- can then calculate the velocity of the electron or muon
- look at the fraction in the “wrong” helicity to get relative spin suppression of decay to electrons

P461 - particles I

Pion Decay Phase Space

- Lorentz invariant phase space plus energy and momentum conservation
- gives the 2-body phase space factor (partially a computational trick)
- as the electron is lighter, more phase space (3.3 times the muon)
- Branching Fraction ratio is spin suppression times phase space

P461 - particles I

Muon Decay

- Almost 100% of the time muons decay by
- Q(muon decay) > Q(pionmuon decay) but there is significant spin suppression and so muon’s lifetime ~100 longer than pions
- spin 1/2 muon 1/2 mostly LH (e) plus 1/2 all LH( nu) plus 1/2 all RH (antinu)
- 3 body phase space and some areas of Dalitz plot suppressed as S=3/2
- electron tends to follow muon direction and “remember” the muon polarization. Dirac equation plus a spin rotation matrix can give the angular distribution of the electron relative to the muon direction/polarization

P461 - particles I

Jn

p+

n

m+

Jn

Je

Jm

n

e+

m+

n

Jn

Detecting Parity Violation in muon decay- Massless neutrinos are fully polarized, P=-1 for neutrino and P=+1 for antineutrino (defines helicity)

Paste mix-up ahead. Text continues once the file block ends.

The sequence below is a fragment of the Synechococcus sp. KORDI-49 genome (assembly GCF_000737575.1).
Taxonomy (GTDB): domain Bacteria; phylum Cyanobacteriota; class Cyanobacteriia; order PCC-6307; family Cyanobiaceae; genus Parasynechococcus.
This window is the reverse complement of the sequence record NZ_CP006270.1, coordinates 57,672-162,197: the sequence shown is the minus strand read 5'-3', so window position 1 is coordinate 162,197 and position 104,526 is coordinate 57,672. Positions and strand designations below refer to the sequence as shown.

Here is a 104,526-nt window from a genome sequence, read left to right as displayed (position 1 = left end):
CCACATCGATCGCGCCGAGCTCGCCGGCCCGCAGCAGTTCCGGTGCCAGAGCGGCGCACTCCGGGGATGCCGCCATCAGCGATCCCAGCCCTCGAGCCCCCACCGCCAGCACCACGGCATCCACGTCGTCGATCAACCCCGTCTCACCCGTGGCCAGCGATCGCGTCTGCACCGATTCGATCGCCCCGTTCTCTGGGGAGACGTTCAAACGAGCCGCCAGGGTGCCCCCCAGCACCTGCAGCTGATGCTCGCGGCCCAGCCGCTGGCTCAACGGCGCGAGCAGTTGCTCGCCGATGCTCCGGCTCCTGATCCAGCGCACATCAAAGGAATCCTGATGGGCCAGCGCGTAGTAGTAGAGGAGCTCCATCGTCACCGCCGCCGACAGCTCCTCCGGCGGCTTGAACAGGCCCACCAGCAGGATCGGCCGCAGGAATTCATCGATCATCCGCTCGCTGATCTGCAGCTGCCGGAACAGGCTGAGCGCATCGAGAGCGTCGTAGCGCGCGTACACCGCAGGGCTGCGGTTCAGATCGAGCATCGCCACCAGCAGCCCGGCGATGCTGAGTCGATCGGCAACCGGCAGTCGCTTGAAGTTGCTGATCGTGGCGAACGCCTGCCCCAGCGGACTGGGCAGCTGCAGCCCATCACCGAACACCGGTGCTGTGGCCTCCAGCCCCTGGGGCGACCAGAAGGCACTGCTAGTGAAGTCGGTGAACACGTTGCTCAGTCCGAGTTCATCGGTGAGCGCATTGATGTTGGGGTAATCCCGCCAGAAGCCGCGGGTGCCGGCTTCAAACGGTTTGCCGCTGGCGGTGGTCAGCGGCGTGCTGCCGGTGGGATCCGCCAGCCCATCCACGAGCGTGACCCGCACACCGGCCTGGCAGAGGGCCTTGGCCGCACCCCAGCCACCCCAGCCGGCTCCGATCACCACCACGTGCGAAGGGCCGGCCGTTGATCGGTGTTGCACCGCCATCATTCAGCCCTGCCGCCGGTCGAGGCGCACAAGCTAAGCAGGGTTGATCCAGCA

- Consider + + e+ decay. Since neutrinos are left-handed PH=-1, muons should also be polarised with polarisation P=-v/c (muons are non-relativistic, so both helicity states are allowed).
- If muons conserve polarization when they come to rest, the electrons from muon decay should also be polarized and have an angular dependence:

p+ m+ + nm

m+e+ + ne +nm

P461 - particles I

Parity violation in + + e+ decay

- Experiment by Garwin, Lederman, Weinrich aimed to confirm parity violation through the measurements of I(q) for positrons.
- 85 MeV pion beam (+ ) from cyclotron.
- 10% of muons in the beam: need to be separated from pions.
- Pions were stopped in the carbon absorber (20 cm thick)
- Counters 1-2 were used to separate muons
- Muons were stopped in the carbon target below counter 2.

P461 - particles I

Parity violation in + + e+ decay

- Positrons from muon decay were detected by a telescope 3-4, which required particles of range >8 g/cm2 (25 MeV positrons).
- Events: concidence between counters 1-2 (muon) plus coincidence between counters 3-4 (positron) delayed by 0.75-2.0 ms.
- Goal: to measure I(q) for positrons.
- Conventional way: move detecting system (telescope 3-4) around carbon target measuring intensities at various q. But very complicated.
- More sophisticated method: precession of muon spin in magnetic field. Vertical magnetic field in a shielded box around the target.
- The intensity distribution in angle was carried around with the muon spin.

P461 - particles I

Results of the experiment by Garwin et al.

- Changing the field (the magnetising current), they could change the rate (frequency) of the spin precession, which will be reflected in the angular distribution of the emitted positrons.
- Garwin et al. plotted the positron rate as a function of magnetising current (magnetic field) and compared it to the expected distribution:

P461 - particles I